>dropping off the radar screen ... and the dreaded ink-based printers
>are rising up, again.
>
>Why is finding a decent printer to print photos at home at a decent
>price such a miserable process?


Last time I needed to buy a new AIO Inkie I was going to avoid HP. I
read all the reviews I could find, compared features and user
satisfaction, plus looked at reported problems. I Finally settled on
a Canon that sounded REALLY good from the reviews. After getting it I
was VERY disappointed in it's print quality for text and photos, it
just did not match the quality on simple run of the mill daily
printing that I was used to from my old defunct (my fault) HP. Some
users had mentioned it's lengthy startup time for the first page but
it didn't sound too bad so I still bought it. Start up time turned
out to be a HUGE pain in the butt. If it sat for more then a few
minutes it seemingly parked it's print heads and then when you went to
print again there was all sorts of start up racket and delay while it
brought the heads out of cold storage. Then I discovered that in what
it considered normal mixed color and b/w printing it used a mix of all
the color inks to produce the "black" which came out more like a dark
charcoal. So its prints looked lousy and used up all the color ink!!
I took it back and returned to an HP AIO. Good luck with your
search!!
 
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Ashton Crusher
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      21st Aug 2012
On Mon, 20 Aug 2012 22:25:41 +0000 (UTC), "J.G."
<(E-Mail Removed)> wrote:

>On Mon, 20 Aug 2012 15:11:47 -0700, Ashton Crusher wrote:
>
>> Another thing to consider with lasers is startup time.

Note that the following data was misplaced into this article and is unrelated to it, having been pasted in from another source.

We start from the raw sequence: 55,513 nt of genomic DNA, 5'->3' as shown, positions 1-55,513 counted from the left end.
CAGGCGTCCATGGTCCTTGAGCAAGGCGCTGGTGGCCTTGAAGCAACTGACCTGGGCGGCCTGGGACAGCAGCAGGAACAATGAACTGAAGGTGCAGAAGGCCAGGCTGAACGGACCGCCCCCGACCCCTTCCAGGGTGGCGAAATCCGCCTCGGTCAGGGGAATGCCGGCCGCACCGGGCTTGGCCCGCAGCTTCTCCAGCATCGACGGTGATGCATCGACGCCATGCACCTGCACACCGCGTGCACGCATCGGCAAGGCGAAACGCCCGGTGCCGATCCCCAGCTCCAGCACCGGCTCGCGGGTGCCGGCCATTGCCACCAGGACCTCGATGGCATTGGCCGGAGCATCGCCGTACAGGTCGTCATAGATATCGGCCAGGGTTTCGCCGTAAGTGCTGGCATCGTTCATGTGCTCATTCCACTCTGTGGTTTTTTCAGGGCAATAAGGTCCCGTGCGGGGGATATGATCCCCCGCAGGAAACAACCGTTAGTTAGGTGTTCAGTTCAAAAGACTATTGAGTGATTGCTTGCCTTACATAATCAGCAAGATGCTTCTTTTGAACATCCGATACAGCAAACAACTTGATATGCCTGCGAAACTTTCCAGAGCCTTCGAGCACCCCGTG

>
>I print maybe one page every two or three days, on average.
>
>I generally leave the printer on all the time.
>
>However, I 'could' just as well turn it off, for all it has
>been used.
>
>But, when I had the HP d135 AIO printer, I remember admonishments
>to keep it running all the time - otherwise it wasted ink (I was
>told).
>
>And, we all know, HP ink costs more than it's weight in gold.
>
>So, what's the general consensus for leaving printers on
>which are only used sporadically a few days of the week?
>
>Does that play a role in our printer selection decision?


Most lasers will have a power save that turns off the fuser heat which
is similar to turning them off. You definitely don't want to have one
that keeps the fuser hot all the time if you only print once or twice
a day and never turn the printer off. Of course, when the fuser is
turned off that means a delay in printing when you do want to print.
If it's only once a day it's probably not much of an issue.

I don't recall HP saying their printers should be left on all the
time, only that they should be turned off properly, which means with
their power button, not just by turning off the power strip it's
plugged into. If the printer is turned off in mid print by cutting
power from the power strip it will leave the print heads un-parked
which could lead to ink drying in them and causing clogging. In my
experience, no matter what you do there will be periodic episodes when
the HP goes into "clean and polish" mode where it exercises the print
heads by squirting some ink thru them into a build in disposal
reservoir.